Dr Suchika Gupta, Managing Director, HERD Foundation takes charge as campaign partner for ‘Chance to Change’, an awareness and early detection program for cervical cancer undertaken by Alexis Hospital. HERD Foundation partners for this much-needed initiative to draw attention to the need to detect cervical cancer which is curable in early stages. Dr Suchika Gupta, well known as an avant garde professional in the medical fraternity, takes up the issue with alacrity.
It is definitely a significant step to encourage women, especially in rural areas, to shed their fear and understand that early detection is important in controlling the disease. The task is to convince women of the necessity to build up their awareness of cervical cancer. HERD Foundations wants to ensure this through the partnership campaign to stop the disease from going malignant. This is why it is important to encourage women to go in for examination and check-ups starting with the simple first procedure – a Pap smear.
Cervical cancer is the fourth-most common cause of cancer and deaths from cancer in women. It is the second-most common cause of female-specific cancer after breast cancer. The median age at diagnosis is 48! Although less common than endometrial cancer and ovarian cancer, the rates of new cases is increasing. Even so cervical cancer deaths are decreasing due to widespread Pap smear screenings.
It is important to inform women that this is a manageable disease if detected early on. Cervical cancer is one of the few types of cancer that can be prevented or detected early on. In some of the more common forms of cancers prevalent in Vidarbha like oral cancer and breast cancer, it is cervical cancer that is affecting women patients in the region as per the registry data collected by RST Regional Cancer Hospital.
Cervical Cancer affects the cervix or the lower part of uterus. The cervix is the lower part of the uterus or womb, and is connected to the upper vagina. It is the structure that dilates during childbirth to allow the baby to come out of the birth canal. This is the area where cervical cells are most likely to become cancerous. Cervical cancer develops when abnormal cells in the lining of the cervix begin to multiply out of control and form pre-cancerous lesions. If not successfully treated at an early stage, cervical cancer is capable of spreading through the bloodstream or the lymphatic system to parts of the body away from the uterus.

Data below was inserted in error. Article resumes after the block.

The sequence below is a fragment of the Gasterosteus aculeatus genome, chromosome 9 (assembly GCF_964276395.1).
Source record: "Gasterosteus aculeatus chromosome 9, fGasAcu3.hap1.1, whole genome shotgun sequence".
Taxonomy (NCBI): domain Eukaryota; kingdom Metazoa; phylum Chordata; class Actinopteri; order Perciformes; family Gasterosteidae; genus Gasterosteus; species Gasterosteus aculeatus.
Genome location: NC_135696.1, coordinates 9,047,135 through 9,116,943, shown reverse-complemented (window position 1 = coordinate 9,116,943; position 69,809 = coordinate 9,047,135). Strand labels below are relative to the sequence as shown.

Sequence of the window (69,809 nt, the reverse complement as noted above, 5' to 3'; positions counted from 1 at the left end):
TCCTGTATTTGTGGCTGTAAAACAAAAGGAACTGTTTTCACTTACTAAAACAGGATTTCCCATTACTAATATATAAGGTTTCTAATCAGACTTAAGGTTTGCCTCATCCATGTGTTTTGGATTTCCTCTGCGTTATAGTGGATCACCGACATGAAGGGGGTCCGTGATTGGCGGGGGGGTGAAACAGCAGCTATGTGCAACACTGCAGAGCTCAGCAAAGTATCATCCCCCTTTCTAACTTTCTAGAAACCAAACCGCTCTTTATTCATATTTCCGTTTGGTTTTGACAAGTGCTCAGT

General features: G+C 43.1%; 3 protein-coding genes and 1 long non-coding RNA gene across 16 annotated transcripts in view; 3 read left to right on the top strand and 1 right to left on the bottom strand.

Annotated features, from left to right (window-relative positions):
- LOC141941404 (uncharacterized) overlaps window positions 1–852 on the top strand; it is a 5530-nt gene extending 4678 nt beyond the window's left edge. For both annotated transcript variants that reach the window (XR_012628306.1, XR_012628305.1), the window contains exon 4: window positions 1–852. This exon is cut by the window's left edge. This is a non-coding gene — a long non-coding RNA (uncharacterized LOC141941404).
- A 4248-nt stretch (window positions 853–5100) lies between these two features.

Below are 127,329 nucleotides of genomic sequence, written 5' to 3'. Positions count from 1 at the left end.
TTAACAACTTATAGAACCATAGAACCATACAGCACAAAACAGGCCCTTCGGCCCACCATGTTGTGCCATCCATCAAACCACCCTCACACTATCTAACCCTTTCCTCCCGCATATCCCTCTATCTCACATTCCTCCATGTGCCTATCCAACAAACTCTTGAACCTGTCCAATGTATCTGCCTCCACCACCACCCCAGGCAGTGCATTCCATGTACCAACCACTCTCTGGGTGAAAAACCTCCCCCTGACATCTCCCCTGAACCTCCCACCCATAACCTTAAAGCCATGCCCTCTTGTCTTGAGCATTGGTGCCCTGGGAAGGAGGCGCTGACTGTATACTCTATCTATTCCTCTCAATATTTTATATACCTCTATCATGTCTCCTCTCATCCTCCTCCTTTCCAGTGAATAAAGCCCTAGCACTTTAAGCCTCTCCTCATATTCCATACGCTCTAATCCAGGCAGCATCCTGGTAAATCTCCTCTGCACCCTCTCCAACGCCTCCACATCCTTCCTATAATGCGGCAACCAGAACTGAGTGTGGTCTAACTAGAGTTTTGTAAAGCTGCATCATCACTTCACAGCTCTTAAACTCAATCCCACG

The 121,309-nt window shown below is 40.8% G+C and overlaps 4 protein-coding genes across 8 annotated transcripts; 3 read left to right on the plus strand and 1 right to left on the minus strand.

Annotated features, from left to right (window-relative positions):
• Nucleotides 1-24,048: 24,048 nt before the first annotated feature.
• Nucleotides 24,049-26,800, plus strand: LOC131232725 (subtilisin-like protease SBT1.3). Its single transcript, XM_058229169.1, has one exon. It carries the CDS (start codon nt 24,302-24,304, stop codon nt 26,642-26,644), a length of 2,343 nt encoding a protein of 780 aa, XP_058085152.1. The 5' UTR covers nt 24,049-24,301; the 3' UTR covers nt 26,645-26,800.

Any abnormal bleeding, unusually heavy bleeding, unusual heavy discharge, pelvic pain, pain during urination or bleeding between regular menstrual periods, after sexual intercourse, douching, or even a pelvic examination could be signs of the problem. One therefore would need to consult a doctor. As we all know prevention is better than cure. Prevention is very important for this cancer and early detection more so.
HERD Foundation is therefore taking part in this program so that we can pitch in to lay more stress on the public education aspect of cervical cancer awareness and treatment. Regular medical care allows doctors to evaluate risks of developing cervical cancer. A routine Pap smear screening may help detect cervical cancer in its earliest, most curable stage. The goal of cervical cancer treatment is to permanently cure the cancer to bring about complete remission of the disease. HERD Foundation wishes all women – urban and rural, to stay healthy and cancer-free.